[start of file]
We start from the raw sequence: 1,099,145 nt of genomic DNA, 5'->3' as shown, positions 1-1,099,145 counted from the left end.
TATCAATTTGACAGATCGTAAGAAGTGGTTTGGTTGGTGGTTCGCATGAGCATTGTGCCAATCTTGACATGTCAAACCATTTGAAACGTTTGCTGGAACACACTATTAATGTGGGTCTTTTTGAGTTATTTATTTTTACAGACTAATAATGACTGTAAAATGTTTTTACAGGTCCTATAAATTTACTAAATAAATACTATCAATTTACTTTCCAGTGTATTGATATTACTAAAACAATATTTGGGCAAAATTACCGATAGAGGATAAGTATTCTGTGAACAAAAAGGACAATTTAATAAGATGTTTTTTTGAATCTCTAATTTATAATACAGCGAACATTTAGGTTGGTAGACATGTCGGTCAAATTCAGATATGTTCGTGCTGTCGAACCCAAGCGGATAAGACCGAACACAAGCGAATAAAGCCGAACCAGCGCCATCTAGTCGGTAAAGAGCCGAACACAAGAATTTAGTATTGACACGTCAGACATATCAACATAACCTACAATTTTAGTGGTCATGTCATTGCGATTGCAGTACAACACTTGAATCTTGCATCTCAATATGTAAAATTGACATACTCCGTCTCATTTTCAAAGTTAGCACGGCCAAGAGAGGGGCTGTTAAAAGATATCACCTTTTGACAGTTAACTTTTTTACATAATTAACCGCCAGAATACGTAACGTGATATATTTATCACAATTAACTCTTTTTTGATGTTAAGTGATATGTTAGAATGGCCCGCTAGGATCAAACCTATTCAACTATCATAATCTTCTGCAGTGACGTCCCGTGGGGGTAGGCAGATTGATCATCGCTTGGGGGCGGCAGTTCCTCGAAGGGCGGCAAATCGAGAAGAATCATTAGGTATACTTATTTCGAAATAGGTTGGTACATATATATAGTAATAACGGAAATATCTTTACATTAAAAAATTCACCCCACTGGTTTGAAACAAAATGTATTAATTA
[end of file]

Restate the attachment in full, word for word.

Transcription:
We start from the raw sequence: 1,099,145 nt of genomic DNA, 5'->3' as shown, positions 1-1,099,145 counted from the left end.
TATCAATTTGACAGATCGTAAGAAGTGGTTTGGTTGGTGGTTCGCATGAGCATTGTGCCAATCTTGACATGTCAAACCATTTGAAACGTTTGCTGGAACACACTATTAATGTGGGTCTTTTTGAGTTATTTATTTTTACAGACTAATAATGACTGTAAAATGTTTTTACAGGTCCTATAAATTTACTAAATAAATACTATCAATTTACTTTCCAGTGTATTGATATTACTAAAACAATATTTGGGCAAAATTACCGATAGAGGATAAGTATTCTGTGAACAAAAAGGACAATTTAATAAGATGTTTTTTTGAATCTCTAATTTATAATACAGCGAACATTTAGGTTGGTAGACATGTCGGTCAAATTCAGATATGTTCGTGCTGTCGAACCCAAGCGGATAAGACCGAACACAAGCGAATAAAGCCGAACCAGCGCCATCTAGTCGGTAAAGAGCCGAACACAAGAATTTAGTATTGACACGTCAGACATATCAACATAACCTACAATTTTAGTGGTCATGTCATTGCGATTGCAGTACAACACTTGAATCTTGCATCTCAATATGTAAAATTGACATACTCCGTCTCATTTTCAAAGTTAGCACGGCCAAGAGAGGGGCTGTTAAAAGATATCACCTTTTGACAGTTAACTTTTTTACATAATTAACCGCCAGAATACGTAACGTGATATATTTATCACAATTAACTCTTTTTTGATGTTAAGTGATATGTTAGAATGGCCCGCTAGGATCAAACCTATTCAACTATCATAATCTTCTGCAGTGACGTCCCGTGGGGGTAGGCAGATTGATCATCGCTTGGGGGCGGCAGTTCCTCGAAGGGCGGCAAATCGAGAAGAATCATTAGGTATACTTATTTCGAAATAGGTTGGTACATATATATAGTAATAACGGAAATATCTTTACATTAAAAAATTCACCCCACTGGTTTGAAACAAAATGTATTAATTA